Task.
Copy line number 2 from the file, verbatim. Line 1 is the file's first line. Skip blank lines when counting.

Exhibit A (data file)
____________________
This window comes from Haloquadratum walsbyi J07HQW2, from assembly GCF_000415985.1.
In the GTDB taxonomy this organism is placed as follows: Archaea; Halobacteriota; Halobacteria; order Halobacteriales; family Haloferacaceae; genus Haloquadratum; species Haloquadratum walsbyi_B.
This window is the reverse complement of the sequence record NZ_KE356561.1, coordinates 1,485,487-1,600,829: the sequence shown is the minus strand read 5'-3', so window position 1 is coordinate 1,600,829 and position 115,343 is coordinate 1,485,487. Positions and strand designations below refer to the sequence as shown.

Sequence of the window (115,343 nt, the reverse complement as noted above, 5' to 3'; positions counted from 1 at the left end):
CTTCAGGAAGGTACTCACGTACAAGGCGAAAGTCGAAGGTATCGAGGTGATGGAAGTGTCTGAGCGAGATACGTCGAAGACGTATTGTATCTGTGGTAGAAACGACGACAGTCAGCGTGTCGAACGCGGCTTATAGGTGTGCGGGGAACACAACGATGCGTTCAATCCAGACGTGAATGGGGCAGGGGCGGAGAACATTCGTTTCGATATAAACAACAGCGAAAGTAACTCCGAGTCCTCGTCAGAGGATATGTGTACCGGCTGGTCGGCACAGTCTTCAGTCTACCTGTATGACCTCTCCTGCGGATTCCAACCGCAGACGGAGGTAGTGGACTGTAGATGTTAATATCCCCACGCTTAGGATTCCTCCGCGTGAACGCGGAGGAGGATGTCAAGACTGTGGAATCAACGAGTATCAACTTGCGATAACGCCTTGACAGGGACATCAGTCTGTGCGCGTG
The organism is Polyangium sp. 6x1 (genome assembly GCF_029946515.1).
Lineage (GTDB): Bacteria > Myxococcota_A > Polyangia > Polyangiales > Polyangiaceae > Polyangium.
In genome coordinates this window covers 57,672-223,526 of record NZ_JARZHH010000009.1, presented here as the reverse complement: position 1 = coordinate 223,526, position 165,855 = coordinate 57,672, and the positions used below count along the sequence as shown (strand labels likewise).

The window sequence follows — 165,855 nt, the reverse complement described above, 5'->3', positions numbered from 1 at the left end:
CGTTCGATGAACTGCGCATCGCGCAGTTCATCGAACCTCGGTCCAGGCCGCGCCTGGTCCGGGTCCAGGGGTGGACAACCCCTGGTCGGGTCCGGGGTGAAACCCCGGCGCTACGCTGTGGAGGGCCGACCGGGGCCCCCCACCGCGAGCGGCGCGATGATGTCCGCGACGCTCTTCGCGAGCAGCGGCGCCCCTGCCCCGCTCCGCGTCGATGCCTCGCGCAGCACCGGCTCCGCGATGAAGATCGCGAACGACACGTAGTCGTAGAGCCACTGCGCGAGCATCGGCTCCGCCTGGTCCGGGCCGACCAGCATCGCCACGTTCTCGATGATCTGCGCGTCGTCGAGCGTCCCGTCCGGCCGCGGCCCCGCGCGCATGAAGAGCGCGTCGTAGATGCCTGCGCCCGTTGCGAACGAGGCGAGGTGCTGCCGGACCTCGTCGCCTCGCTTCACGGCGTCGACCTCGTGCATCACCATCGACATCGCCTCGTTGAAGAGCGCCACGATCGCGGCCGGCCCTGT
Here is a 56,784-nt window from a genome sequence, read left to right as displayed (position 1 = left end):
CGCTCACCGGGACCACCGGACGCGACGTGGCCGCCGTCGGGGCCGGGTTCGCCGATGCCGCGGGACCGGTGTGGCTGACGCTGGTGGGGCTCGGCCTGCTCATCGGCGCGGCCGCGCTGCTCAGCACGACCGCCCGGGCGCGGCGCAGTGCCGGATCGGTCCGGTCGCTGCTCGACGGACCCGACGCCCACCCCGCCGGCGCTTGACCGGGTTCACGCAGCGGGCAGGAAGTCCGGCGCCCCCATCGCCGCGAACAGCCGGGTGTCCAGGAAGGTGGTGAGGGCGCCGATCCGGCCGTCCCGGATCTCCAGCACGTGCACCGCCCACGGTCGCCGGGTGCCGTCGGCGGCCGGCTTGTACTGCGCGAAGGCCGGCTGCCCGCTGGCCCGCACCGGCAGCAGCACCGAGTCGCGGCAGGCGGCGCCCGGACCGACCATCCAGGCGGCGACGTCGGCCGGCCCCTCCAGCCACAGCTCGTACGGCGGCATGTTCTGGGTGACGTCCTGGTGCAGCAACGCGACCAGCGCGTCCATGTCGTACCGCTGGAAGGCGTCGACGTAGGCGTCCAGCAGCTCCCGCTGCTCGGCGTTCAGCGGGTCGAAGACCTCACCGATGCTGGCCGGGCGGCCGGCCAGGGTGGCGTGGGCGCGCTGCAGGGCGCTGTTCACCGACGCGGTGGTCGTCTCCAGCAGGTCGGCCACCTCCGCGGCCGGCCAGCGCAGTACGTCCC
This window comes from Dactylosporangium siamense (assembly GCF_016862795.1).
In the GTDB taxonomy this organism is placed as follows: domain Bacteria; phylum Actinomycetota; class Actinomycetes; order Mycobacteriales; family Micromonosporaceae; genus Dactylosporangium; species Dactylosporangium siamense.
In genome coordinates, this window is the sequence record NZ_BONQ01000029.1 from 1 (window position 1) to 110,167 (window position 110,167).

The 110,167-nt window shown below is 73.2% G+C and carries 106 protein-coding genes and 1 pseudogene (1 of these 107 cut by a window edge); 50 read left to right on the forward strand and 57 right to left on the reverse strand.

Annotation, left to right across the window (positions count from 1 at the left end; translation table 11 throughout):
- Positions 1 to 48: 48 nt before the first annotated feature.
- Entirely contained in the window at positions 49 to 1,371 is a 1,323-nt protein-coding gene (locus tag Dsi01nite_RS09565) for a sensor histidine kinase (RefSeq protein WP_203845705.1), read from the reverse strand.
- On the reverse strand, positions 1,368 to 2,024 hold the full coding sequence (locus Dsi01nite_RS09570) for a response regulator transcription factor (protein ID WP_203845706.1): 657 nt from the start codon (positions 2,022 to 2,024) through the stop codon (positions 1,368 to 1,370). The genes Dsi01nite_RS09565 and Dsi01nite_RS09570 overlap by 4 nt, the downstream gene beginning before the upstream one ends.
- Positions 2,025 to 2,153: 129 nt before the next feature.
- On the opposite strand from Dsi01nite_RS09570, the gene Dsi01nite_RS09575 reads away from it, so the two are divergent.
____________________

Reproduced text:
In the GTDB taxonomy this organism is placed as follows: Archaea; Halobacteriota; Halobacteria; order Halobacteriales; family Haloferacaceae; genus Haloquadratum; species Haloquadratum walsbyi_B.